The quantity mentioned for µParaflo is required for the service platform, which is why it is so high (but I can’t find any more informative documentation). The PCR arrays miScript can work with only 10pg per well, thus about 30 ng for the 7x 384-well plate are required to cover the miRnome. So we can keep in mind that a minimum of 100ng of total RNA is required for a whole miRnome profiling (without pre-amplification and without RT-qPCR). Thanks to our experience with 3D-gene, we estimate that 150µl of plasma is enough for a complete profiling. Please keep in mind that the quality of the output, the cost, and the difficulty of the analysis are not the same for all these methods.
NanoString is not mentioned in the table since it covers a maximum of 800 points and not the complete miRnome (the input is also 100ng by the way). I think it would be fairer to compare it to TaqMan array MicroRNA cards (740 points) or any Pathway PCR arrays than to microarrays, NGS and even full miRnome PCR arrays. It is a very different approach that would make sense with projects for which researchers can reduce the set of miRNA to a couple of pathways. And for those projects, the number of targets is the key question for deciding on the method, since direct RT-qPCR may be possible. It’s another topic…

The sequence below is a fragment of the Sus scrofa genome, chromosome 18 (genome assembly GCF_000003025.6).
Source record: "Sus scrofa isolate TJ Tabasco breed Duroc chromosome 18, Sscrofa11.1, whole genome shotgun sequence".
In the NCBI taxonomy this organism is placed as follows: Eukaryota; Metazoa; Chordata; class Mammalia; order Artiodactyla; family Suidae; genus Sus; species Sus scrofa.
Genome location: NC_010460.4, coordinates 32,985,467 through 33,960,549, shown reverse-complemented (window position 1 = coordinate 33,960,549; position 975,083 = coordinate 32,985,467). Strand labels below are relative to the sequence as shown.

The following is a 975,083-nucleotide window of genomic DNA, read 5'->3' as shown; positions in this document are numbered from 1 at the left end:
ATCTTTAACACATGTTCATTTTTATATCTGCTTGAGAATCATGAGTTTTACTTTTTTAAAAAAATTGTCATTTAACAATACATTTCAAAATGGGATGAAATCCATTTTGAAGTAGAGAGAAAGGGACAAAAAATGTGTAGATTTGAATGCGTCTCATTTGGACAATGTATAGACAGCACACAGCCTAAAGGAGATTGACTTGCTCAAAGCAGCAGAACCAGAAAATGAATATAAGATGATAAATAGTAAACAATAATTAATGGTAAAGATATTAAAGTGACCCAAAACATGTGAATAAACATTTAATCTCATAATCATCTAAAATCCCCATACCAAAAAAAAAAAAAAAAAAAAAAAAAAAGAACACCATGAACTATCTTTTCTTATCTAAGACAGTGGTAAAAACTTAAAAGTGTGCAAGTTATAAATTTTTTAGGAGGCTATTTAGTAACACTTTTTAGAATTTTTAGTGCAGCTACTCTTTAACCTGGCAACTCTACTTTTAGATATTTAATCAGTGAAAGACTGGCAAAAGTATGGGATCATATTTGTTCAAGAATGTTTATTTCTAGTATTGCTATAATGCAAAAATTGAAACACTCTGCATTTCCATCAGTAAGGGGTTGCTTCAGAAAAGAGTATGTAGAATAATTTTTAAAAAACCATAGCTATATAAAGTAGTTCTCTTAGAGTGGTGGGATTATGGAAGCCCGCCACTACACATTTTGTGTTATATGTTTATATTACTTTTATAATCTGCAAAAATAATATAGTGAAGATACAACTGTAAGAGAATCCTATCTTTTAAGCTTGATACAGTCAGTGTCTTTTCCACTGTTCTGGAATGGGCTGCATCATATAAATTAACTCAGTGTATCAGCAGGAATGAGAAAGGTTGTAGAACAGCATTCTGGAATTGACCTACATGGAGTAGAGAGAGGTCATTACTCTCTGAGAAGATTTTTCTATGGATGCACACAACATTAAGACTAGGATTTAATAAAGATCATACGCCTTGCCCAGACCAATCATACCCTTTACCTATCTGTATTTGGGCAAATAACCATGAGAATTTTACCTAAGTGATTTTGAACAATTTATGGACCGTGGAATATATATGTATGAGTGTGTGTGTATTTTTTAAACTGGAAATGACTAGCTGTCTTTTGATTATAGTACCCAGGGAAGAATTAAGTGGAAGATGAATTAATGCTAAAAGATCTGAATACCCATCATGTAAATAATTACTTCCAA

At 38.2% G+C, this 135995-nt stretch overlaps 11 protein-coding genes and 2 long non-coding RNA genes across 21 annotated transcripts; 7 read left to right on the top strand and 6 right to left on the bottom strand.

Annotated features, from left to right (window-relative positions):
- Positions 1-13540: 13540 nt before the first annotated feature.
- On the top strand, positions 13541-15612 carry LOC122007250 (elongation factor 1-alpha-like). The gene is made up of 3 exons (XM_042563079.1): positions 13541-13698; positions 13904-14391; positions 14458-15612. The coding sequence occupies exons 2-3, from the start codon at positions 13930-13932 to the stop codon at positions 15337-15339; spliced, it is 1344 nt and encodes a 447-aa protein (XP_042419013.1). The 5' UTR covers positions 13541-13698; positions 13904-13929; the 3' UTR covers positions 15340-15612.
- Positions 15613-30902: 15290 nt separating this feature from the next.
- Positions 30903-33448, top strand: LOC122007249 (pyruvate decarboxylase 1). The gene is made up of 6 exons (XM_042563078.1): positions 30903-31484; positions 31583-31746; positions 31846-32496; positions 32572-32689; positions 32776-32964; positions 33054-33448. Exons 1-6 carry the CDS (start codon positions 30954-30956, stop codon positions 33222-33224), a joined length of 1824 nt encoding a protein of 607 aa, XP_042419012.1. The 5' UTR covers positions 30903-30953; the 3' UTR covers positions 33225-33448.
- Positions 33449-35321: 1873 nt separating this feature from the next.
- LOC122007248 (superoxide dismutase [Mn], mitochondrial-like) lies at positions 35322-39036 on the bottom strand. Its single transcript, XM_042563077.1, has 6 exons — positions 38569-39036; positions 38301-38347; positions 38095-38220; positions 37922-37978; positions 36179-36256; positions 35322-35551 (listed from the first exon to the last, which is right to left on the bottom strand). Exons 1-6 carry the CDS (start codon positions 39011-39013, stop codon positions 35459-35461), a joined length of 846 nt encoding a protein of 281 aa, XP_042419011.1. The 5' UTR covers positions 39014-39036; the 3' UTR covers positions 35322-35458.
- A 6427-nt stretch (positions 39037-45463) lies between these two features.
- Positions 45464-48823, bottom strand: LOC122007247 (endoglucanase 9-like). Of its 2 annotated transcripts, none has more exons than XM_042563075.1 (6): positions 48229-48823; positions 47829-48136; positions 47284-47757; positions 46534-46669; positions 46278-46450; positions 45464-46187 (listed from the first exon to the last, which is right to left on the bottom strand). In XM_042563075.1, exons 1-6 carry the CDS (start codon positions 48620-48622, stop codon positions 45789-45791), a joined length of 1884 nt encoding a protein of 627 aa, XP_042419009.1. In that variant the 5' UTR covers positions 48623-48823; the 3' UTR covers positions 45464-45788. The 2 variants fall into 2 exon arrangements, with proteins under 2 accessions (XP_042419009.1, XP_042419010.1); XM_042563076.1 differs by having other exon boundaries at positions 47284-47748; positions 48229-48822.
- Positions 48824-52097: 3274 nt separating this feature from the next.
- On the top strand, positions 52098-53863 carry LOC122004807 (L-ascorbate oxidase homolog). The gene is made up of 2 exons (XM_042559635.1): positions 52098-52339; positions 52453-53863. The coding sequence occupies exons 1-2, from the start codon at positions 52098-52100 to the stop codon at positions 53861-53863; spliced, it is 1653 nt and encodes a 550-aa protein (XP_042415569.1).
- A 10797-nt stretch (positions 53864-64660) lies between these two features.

My recommendation for full and fair profiling
You can find several articles (Mestdagh et al Nature Methods 2014 notably) that review the methods for miRNA profiling. As far as I know, none take any clear position, as it is not possible to take a decision among so many options. Thus, my own input here is to share with you what I have noted and to reach a simple and useful conclusion to this complicated story!
For whole miRnome profiling, 3D-gene microarray technology can reveal variations and constants through samples. And so it brings biomarker signatures and a set of references. And no other profiling method can do it with so much sensitivity, reproducibility and accuracy, except NGS. But they are far more expensive and complicated. Then RT-qPCR validation with the identified references can normalise and confirm the signature and could also help with standardisation. That seems a perfect method possible from 150µl of plasma per sample.
You might think my conclusion that the top choice is 3D-gene microarray profiling combined with qRT-PCR validation, is because tebu-bio is a European platform for both of these technologies. In fact, we are indeed a service provider of this technique combo, purposely because it is the top choice, and it’s our mission to bring researchers the best.